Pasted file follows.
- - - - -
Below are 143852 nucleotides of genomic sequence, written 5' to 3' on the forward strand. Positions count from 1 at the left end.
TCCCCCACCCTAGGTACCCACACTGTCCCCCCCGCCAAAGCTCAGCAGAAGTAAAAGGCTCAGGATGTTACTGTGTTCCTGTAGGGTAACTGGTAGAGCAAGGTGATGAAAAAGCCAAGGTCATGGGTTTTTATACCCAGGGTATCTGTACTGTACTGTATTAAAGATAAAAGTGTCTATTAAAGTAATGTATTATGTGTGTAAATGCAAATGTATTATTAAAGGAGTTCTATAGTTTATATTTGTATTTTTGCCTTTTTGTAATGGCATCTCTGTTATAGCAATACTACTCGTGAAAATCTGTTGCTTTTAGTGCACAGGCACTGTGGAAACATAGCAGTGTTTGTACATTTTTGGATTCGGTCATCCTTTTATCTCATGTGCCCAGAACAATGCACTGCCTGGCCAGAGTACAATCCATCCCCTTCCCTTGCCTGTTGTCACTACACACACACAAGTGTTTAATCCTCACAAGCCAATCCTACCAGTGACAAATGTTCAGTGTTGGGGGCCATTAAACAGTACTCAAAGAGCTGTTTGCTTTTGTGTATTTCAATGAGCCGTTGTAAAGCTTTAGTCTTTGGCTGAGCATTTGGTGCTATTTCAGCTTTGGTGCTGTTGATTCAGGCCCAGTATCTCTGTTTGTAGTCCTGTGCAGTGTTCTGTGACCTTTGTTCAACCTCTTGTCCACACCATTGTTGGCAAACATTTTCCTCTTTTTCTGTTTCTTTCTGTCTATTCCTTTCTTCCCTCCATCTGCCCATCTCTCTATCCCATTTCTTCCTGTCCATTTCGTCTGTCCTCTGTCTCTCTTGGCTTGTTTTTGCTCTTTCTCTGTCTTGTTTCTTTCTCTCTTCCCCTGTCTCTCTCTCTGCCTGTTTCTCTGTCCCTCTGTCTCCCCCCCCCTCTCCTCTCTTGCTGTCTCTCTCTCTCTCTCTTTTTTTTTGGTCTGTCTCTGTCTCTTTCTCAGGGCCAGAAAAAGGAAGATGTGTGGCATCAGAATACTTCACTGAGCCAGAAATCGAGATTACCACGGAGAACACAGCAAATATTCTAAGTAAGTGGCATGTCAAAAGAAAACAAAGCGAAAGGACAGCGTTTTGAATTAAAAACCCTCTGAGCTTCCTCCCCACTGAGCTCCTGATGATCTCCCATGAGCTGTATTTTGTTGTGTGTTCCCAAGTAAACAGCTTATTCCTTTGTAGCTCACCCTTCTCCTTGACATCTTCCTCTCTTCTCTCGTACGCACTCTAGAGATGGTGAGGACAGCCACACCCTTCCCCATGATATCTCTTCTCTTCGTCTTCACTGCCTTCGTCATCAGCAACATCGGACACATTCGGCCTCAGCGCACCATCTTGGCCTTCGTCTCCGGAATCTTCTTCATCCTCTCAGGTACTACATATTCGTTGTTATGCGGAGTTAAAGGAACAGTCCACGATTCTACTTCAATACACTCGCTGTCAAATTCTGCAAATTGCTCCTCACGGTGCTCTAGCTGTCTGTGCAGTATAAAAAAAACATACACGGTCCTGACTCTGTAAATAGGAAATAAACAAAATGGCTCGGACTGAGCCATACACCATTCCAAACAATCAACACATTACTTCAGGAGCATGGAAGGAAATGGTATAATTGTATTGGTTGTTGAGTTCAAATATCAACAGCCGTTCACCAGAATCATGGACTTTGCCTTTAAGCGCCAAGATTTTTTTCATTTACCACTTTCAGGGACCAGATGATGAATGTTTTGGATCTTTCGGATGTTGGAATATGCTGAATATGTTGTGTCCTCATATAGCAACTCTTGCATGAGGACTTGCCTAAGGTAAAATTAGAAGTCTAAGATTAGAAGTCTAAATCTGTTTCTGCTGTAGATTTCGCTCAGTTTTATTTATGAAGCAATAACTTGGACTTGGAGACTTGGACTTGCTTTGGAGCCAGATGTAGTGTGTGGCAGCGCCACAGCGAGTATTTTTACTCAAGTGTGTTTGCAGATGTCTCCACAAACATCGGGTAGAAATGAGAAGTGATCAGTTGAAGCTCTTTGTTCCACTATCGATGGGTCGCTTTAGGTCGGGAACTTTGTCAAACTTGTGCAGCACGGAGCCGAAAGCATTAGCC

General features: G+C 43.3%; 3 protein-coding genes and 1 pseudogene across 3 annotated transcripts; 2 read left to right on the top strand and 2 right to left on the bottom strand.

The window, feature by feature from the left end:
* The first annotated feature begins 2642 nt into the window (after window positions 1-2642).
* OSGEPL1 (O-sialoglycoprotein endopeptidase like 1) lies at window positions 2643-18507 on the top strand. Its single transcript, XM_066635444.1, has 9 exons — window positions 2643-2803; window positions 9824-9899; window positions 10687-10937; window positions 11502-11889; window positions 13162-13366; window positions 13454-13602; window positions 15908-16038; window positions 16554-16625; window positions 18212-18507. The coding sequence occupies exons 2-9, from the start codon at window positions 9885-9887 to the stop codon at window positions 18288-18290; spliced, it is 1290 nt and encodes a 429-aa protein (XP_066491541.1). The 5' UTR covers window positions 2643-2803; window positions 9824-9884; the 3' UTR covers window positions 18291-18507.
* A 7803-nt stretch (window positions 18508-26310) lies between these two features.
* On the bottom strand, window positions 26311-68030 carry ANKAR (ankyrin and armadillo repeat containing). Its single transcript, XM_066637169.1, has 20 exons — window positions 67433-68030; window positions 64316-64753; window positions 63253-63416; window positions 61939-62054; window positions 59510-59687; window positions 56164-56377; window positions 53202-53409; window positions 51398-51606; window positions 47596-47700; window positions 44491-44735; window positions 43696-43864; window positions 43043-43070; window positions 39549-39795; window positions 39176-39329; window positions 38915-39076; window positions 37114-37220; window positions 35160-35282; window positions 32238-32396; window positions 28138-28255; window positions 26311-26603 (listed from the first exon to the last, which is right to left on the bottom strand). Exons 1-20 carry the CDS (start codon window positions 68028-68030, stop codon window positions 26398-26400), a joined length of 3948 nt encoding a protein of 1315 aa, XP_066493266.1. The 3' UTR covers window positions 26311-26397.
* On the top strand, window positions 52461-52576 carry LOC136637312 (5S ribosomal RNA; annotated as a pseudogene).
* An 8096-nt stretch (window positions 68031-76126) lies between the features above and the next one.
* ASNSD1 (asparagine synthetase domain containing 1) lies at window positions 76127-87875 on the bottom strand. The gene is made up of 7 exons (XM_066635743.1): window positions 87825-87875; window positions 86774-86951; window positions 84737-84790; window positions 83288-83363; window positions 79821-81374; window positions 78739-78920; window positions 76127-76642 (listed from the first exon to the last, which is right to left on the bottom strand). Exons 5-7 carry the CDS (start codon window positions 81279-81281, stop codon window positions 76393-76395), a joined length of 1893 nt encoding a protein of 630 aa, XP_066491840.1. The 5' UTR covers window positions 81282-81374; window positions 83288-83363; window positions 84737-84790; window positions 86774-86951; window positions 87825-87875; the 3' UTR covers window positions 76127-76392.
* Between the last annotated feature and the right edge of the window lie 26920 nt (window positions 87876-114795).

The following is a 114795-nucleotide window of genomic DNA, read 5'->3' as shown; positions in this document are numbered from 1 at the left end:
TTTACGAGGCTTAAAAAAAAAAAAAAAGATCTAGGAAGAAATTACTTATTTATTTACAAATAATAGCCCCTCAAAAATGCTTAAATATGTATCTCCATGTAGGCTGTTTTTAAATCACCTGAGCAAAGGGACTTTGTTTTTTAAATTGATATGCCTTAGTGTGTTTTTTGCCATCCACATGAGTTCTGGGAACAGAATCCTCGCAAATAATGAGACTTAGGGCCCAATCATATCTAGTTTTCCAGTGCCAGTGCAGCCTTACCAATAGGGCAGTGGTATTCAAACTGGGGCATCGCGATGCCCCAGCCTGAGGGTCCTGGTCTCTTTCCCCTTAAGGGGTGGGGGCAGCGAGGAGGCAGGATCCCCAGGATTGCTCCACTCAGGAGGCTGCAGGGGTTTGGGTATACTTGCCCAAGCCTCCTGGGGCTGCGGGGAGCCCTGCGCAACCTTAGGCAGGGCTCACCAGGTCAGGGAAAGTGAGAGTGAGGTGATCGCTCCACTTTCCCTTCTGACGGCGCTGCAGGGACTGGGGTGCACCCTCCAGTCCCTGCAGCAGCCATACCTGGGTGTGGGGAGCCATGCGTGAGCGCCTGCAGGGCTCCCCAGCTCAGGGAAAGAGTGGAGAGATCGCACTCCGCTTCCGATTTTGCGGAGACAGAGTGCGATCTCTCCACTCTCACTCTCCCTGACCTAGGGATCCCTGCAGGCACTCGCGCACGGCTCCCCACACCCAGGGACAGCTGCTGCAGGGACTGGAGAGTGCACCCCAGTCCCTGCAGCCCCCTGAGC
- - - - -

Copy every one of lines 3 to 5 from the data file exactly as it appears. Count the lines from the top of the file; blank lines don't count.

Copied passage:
General features: G+C 43.3%; 3 protein-coding genes and 1 pseudogene across 3 annotated transcripts; 2 read left to right on the top strand and 2 right to left on the bottom strand.

The window, feature by feature from the left end:
* The first annotated feature begins 2642 nt into the window (after window positions 1-2642).